Planning a trip to Alaska - Page 2 - Fiberglass RV


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Old 08-29-2015, 01:00 PM   #15
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Name: Jack L
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Washington
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I'm hoping to do this trip sometime soon. I have several friends that do this journey and in addition to the Milepost guide they suggested carrying extra fuel. Fuel availability can be spotty. Winter comes on fast. It was 28 on the Kenai Peninsula a few days ago and it snowed at the Denali visitors center already. Insect repellant and insect proof clothing are on my personal "must have" list. I've spent some wonderful time in Alaska but never driven the Alaska highway. Some of my Alaska friends were offended when someone refers to the highway as the ALCAN highway. They prefer Alaska Highway. I don't know if that is still the way it is . It's been a long time since I've been there. Allow plenty of time.
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Old 08-29-2015, 01:23 PM   #16
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Name: Glenn ( second 'n' is silent )
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There is a short section of the "Alaska Highway" that is in Alaska ( as you can see from the map ).
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Old 08-29-2015, 05:35 PM   #17
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Name: Evelyn
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And yet one more response!

I follow a blog called "Gone With the Wynns" that I find incredibly informative about all things RVing. This young, responsible couple are full-timers, so they have lots of good advice not only for full-timers but part-timers as well. They're quite thorough in their research and advice, & they do not accept any payment for their recommendations on places to camp or products to buy. As we speak, they're on an Alaska trip with tips on places to seek out & places not to seek out. Of course, their recommendations are based on their interests and/or needs, but I learn something from each one of their posts, no matter the subject. Plus, I find myself agreeing with them most of the time. You might give a look here:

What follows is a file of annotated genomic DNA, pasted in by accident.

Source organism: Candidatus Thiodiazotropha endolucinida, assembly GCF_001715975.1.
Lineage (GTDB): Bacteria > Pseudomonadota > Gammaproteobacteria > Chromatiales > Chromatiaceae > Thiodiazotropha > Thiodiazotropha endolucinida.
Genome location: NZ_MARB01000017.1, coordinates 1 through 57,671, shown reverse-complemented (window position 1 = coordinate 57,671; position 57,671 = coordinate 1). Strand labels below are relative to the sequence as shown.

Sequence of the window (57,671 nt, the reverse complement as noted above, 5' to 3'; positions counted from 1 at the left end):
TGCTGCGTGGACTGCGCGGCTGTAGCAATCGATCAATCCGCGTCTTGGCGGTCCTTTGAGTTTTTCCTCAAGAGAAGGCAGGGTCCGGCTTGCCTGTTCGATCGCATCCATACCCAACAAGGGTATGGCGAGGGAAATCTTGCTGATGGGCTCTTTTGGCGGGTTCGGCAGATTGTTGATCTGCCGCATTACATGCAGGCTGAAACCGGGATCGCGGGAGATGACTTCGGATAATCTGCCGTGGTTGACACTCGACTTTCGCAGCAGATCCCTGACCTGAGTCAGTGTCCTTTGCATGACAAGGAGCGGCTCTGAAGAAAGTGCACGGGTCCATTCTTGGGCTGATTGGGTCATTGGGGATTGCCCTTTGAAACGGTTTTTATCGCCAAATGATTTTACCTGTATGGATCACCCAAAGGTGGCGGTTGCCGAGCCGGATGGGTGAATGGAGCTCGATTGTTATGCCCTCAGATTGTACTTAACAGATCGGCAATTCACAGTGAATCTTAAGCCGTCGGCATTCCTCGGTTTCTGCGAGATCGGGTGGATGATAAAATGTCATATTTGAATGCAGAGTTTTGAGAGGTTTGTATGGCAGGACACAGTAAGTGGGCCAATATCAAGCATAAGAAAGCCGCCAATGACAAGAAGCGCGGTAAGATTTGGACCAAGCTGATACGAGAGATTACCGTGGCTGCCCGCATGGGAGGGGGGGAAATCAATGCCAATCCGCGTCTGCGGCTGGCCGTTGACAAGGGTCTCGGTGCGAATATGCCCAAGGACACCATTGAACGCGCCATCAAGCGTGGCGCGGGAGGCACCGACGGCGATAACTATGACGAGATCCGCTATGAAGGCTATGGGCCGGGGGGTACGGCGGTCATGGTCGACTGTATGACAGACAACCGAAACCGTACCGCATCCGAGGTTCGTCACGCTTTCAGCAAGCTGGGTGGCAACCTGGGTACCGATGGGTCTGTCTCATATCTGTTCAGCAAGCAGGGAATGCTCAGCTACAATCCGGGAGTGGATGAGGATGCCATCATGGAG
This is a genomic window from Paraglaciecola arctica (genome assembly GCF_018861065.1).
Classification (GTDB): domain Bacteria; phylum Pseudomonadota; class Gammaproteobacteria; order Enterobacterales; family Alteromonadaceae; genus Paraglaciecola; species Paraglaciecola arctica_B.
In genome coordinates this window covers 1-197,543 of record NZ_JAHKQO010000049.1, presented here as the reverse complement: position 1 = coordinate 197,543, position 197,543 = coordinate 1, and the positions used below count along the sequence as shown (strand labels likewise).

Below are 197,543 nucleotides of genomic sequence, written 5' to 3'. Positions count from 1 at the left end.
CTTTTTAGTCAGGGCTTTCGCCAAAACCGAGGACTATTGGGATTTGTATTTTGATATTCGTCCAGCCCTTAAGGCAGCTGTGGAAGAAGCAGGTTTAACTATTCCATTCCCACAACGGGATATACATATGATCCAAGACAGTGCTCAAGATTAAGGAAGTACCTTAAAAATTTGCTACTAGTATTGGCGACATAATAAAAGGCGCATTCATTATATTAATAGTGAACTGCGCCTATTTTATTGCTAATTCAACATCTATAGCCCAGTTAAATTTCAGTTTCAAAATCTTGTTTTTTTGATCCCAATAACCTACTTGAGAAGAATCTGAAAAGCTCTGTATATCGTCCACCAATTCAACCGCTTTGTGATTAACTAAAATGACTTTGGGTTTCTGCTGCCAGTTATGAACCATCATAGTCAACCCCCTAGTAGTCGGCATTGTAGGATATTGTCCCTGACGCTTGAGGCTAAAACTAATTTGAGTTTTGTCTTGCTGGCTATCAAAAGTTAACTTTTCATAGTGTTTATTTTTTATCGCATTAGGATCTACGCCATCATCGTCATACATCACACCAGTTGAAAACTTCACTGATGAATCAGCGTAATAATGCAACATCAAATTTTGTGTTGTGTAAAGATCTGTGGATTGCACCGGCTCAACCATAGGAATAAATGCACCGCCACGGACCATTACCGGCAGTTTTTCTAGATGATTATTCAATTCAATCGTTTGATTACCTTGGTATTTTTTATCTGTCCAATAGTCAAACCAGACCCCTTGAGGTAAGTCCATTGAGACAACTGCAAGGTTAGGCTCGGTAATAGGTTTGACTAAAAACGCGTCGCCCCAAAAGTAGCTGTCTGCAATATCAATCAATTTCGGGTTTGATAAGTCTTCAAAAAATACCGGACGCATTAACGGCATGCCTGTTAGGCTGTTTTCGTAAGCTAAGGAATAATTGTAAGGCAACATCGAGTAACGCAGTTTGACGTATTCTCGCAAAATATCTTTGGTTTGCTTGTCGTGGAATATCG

Alaska Bound
Word of caution: you may find, as I did, that what was meant to be a quick look-see turns into a 2-hour passage of time as you find more & more links to check out!

Most importantly, HAVE FUN & TAKE YOUR TIME. No-one should be in a hurry on such an incredible trip!
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Old 08-29-2015, 05:46 PM   #18
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Name: Moe
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Nooooooo! The best wildlife viewing you will ever see is on the Alcan highway in northern BC and the Yukon. Bison, black bear and grizzleys, bighorn sheep, caribou, elk and more...
The wildlife sightings fall off significantly when you cross the border into Alaska.
I live in Anchorage, have also lived in Fairbanks, Cordova and Nome, and have driven every highway in the state (most of them many times). There is so much to see here. If you boondock, free camping spots abound here. I would be happy to help out with specific questions.
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Old 08-29-2015, 05:58 PM   #19
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Name: Moe
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Oh... also, for reference... I purchased an 18ft Sunrader motorhome in Los Angeles for $3500, and it cost about $500 in fuel to get it back to Anchorage this past spring. I highly recommend the smaller toyota or nissan-bodied fiberglass motorhomes. They drive and park like a car, but very comfortable traveling and get about 20mpg.
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Old 08-29-2015, 08:31 PM   #20
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I've driven the Alcan between Alaska and California seven times now and will be doing trip number 8 in about 6 weeks. It's a long journey so more specific questions would likely get more helpful responses. Otherwise, one could write a book on the subject, which has already been done. It's called Mileposts. Just buy it. It's indispensable. ;-)
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Old 08-31-2015, 12:09 PM   #21